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Facebook has a tobacco problem, researchers say

  • Tobacco products are promoted across Facebook, Stanford University researchers found.
  • Researchers applauded Facebook for even having policies aimed at preventing tobacco promotions and sales but recommended the company make them more consistent and improve how it enforces them.
Woman smoking from an e-cigarette
Joe Raedle | Getty Images
Woman smoking from an e-cigarette

Tobacco products are promoted across Facebook despite policies the social media platform employs to prevent that, Stanford University researchers found.

The Stanford team found "widespread" tobacco promotion and sales across Facebook. Some e-cigarette pages show product photos and lists of flavor options while hosting a big "shop now" button that takes the browser off of Facebook and moves them to a separate e-commerce site run by the company.

Many of the pages were available to researchers posing as a 13-year-old boy. That worried the researchers because the surgeon general says almost 90 percent of all smokers tried their first cigarette before they turned 18.

"We would like Facebook to recognize what it's doing," said lead author Dr. Robert Jackler. "The good thing is especially with all this stuff going on – the privacy breaches and content issues around hate speech and fake news – this is low-hanging fruit for Facebook, I would think."

In a statement, a Facebook spokeswoman said selling or advertising tobacco products is not allowed on Facebook. The company uses a combination of technology, human review and reports from the community to find and remove content that violates Facebook's policies. It also provides tools to make it easy for people to report questionable content.

"Our enforcement is not perfect, but we continue to find ways to strengthen our review and enforcement of our policies," the spokeswoman said.

Researchers applauded Facebook for even having policies aimed at cutting down on tobacco's social media presence, but they recommended the company make them more consistent and improve how it enforces them.

The study was published Thursday in the journal The BMJ Tobacco Control. Jackler's team identified 388 leading brands using Nielsen and Ranker databases. Of those, 108 were found to maintain brand-sponsored Facebook pages, although none of the traditional, combustible cigarette brands run pages. So, there's no official Facebook page for Camel or Newport.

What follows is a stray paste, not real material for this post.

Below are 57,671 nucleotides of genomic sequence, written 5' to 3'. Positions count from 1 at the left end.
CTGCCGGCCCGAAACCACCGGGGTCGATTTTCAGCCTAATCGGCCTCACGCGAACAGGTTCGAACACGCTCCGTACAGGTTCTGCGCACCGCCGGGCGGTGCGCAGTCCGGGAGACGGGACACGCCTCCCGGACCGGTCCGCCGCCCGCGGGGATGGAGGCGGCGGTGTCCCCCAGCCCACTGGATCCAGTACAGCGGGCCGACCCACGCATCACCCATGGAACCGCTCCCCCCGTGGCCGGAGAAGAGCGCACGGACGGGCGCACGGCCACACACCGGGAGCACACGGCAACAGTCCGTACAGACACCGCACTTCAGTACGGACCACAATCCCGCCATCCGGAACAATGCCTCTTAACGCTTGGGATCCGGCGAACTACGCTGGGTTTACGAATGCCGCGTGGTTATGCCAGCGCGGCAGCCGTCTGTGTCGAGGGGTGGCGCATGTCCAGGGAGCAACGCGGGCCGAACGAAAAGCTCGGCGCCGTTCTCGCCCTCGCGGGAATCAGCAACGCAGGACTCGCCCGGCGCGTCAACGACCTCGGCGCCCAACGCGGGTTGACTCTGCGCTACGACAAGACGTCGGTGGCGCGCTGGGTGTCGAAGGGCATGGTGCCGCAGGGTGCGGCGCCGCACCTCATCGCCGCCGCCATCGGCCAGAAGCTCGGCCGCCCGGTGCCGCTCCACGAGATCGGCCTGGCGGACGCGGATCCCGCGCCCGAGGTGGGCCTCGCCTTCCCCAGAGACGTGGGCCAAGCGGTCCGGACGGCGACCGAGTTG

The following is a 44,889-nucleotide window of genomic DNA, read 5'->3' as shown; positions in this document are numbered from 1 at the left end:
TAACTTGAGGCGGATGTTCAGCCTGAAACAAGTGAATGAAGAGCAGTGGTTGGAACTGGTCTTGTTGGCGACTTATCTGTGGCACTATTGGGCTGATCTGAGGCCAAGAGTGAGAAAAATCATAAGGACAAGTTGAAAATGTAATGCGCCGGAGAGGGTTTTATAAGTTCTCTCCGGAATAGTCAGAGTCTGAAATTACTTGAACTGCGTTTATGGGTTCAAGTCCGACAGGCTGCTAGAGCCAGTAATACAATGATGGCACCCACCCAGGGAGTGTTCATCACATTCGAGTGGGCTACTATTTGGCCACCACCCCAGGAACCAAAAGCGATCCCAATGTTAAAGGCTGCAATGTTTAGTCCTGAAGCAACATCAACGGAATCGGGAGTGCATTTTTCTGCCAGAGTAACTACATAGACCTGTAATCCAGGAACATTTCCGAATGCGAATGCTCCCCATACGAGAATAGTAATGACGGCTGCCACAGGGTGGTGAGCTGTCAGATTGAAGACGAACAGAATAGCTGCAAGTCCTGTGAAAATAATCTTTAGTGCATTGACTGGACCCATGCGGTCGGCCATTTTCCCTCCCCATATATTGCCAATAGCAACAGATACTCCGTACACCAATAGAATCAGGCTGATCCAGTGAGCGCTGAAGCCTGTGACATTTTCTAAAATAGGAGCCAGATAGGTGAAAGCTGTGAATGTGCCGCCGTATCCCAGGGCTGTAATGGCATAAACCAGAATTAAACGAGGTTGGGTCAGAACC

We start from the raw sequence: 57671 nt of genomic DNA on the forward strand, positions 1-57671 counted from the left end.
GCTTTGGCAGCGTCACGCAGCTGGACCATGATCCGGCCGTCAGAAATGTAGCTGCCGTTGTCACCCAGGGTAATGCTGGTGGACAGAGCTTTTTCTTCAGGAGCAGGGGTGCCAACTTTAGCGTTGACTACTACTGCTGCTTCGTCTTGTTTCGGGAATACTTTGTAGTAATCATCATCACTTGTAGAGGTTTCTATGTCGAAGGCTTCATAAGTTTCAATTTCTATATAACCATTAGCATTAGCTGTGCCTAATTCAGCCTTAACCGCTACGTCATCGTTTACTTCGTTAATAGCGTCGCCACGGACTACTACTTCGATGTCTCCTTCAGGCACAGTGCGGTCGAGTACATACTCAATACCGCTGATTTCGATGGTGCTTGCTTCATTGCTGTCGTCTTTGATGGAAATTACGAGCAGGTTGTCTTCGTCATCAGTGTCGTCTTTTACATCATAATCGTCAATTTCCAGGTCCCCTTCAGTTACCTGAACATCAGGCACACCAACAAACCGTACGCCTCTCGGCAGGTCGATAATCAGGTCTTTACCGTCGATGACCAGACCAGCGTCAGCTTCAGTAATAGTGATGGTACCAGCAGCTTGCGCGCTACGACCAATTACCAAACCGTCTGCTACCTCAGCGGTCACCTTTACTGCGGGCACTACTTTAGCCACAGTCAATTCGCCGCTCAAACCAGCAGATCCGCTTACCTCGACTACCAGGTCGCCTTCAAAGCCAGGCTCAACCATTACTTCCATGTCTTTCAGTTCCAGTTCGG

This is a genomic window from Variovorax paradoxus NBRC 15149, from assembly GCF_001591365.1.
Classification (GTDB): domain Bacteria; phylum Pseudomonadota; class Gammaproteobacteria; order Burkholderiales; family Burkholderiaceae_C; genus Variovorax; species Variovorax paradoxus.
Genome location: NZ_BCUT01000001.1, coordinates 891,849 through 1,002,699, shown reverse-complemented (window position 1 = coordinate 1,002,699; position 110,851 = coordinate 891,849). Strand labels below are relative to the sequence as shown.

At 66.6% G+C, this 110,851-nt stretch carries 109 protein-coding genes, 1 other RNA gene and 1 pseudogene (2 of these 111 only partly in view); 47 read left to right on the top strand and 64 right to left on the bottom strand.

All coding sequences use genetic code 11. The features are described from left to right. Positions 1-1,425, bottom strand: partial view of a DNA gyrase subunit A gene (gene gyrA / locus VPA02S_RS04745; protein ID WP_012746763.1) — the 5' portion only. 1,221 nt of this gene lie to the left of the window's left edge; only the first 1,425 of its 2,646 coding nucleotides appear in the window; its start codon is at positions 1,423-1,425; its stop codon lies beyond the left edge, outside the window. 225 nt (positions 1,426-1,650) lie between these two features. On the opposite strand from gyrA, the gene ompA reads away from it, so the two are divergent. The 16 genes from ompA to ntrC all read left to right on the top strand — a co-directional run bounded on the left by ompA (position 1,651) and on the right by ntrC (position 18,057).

The Stanford researchers measured purchase links, sales promotions and images of tobacco products. They also marked the amount of likes per pages and tested whether pages used age gates, which require people to say they are a certain age in order to access them.

Researchers found purchase links, or a "shop now" button, on 74 percent of e-cigarette brand-sponsored pages, 50 percent of smokeless tobacco pages, 41 percent of hookah tobacco pages and 31 percent of cigar pages.

To test Facebook's own policies, the researchers created Facebook profiles of men ages 13, 17, 18 and 21 to see whether they could access brand-sponsored tobacco pages and online tobacco stores. They only found age gates on 44 percent of the pages.

A Facebook spokeswoman said the age policy applies to private or "peer-to-peer" sales of tobacco products, not those products that are being sold in stores or off Facebook through licensed, authorized retailers.

The researchers noted the wording of "private sale" may or may not be interpreted to apply to the public sale of tobacco products by tobacco companies or online vendors, and that "it would be hard to justify differing policies for tobacco sales, especially to" users younger than 18.

"If you get into the weeds of every policy and parse out the exact words it will drive you a little crazy because they don't all mesh together," Jackler said. "They're designed to constrain tobacco, but in some ways they don't."

Not all content on Facebook or its pages are promotional, the Facebook spokeswoman said, so the site has different policies to address different types of content. The type of tobacco-related content it allows varies on the nature of that content.

Jackler argues whether it's a paid advertisement or an unpaid promotion, it has the same intent.

"Obviously they're trying to sell their product," he said.

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